Yesterday I had that overwhelming anxiety that I thought was all in the past. I had to remind myself to breathe. I was glad I didn’t need to go to the grocery store; that’s the worst place when you’re anxious, so many things to see, and it’s just ridiculously huge. There were times when I had to cling to the cart and wanted one of the kids along as security. I don’t like feeling the way I did then.
Part of the trouble was not enough sleep, after being called into the hospital in the middle of the night. But that wasn’t all of it.
There’s something about being a pastor in a small church that I hadn’t fully realized until the past week or so. You don’t have to stay very long to really care about the people in your congregation. It’s hard to practice a professional detachment when the emotional terms of your call are to love the people. When they die, ergo, it is a loss not just to the community, but to you. And, as is the way of loss, it brings up other old feelings of loss. As I sat with Bill, I thought about how I wasn’t there when my dad died. It was too quick and I was too far away. Someone else was with him, just as I was with Bill. As I met with Pattie’s family, I remembered my mother, also dead of cancer in her 60’s, and thought of what a wonderful grandmother she was, how patiently she played with #1 Son and his Ninja Turtle figures on her kitchen table or on the beach at Boothbay Harbor.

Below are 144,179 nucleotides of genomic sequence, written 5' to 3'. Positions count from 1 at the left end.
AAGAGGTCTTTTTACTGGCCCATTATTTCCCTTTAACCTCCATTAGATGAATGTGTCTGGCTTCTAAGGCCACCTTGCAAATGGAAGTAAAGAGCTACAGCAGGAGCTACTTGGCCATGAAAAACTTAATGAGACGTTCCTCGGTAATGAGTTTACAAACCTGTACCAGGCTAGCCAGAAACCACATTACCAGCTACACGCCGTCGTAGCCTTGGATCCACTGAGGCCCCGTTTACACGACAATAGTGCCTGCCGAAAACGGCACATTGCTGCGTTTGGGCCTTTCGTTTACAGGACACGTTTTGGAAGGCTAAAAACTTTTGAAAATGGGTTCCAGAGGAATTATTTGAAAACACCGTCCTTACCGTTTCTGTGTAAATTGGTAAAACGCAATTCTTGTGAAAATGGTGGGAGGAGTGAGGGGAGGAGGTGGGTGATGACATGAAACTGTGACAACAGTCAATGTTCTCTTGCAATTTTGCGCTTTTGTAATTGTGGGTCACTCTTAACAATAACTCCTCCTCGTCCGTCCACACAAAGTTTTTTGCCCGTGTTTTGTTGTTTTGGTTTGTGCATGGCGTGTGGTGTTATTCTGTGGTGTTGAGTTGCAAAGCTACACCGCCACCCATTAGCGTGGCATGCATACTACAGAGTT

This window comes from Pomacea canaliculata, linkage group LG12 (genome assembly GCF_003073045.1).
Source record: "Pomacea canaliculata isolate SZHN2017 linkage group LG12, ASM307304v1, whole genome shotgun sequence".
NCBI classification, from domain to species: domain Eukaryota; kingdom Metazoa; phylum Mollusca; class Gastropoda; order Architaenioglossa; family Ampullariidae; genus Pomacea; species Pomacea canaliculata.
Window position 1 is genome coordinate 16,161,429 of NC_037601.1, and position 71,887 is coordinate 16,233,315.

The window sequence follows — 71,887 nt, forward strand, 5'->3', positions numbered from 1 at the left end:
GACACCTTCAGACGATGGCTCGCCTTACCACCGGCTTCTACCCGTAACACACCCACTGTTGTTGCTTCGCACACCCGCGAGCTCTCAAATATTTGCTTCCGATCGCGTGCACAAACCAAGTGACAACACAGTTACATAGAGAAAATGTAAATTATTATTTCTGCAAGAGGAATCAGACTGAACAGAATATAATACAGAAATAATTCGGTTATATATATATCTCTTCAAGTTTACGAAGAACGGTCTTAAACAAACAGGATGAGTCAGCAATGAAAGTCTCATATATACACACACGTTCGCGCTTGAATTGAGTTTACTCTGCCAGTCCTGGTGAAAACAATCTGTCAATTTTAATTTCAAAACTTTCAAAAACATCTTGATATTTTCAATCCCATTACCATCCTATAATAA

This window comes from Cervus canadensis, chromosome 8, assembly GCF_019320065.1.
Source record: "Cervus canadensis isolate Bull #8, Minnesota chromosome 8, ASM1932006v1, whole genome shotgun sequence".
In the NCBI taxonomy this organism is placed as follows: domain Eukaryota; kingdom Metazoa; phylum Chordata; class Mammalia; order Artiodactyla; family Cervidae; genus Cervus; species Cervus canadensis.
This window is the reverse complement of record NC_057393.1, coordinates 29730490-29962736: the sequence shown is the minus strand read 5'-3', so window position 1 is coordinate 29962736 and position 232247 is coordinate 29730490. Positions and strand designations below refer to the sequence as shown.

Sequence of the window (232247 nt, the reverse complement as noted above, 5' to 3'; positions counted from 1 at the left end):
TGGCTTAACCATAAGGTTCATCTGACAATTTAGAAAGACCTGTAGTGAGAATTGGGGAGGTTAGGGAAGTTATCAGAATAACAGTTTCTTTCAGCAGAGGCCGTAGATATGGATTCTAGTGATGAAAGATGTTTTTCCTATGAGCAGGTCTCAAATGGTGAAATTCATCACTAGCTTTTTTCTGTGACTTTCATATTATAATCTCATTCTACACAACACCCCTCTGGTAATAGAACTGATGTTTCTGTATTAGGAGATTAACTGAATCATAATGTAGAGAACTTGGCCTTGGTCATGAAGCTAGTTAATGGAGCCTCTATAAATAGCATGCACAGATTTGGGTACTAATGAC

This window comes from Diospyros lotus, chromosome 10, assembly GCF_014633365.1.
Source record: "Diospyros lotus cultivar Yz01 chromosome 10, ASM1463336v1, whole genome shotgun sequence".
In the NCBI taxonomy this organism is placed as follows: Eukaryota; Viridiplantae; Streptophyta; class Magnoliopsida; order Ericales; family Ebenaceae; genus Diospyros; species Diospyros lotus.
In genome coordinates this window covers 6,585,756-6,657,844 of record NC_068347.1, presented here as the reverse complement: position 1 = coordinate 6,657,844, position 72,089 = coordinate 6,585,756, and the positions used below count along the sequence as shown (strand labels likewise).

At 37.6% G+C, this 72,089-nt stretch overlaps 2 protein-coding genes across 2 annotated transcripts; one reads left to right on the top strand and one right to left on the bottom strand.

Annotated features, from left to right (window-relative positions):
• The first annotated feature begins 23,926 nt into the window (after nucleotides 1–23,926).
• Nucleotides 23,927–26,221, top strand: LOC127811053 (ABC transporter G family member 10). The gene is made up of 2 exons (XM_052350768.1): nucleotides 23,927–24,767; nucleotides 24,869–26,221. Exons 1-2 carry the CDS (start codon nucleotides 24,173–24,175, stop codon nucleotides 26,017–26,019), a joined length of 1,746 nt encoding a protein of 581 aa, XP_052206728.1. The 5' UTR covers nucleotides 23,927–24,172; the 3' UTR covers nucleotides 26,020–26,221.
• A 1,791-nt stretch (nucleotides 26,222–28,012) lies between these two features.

I needed to grieve.
And so, when no one else showed up for our meditation circle last night, Roberta and I just sat and talked, candle lit on the table, and talked about what it was like when we lost our parents. She is 70, but she still calls her mother "mumma," just what my father called his. I’m a long way from the home of my childhood, and my parents are gone, and my brother is far away and not often seen. But in this church, we are a family, connected in our joys and our griefs.
Driving home, I realized I was breathing again.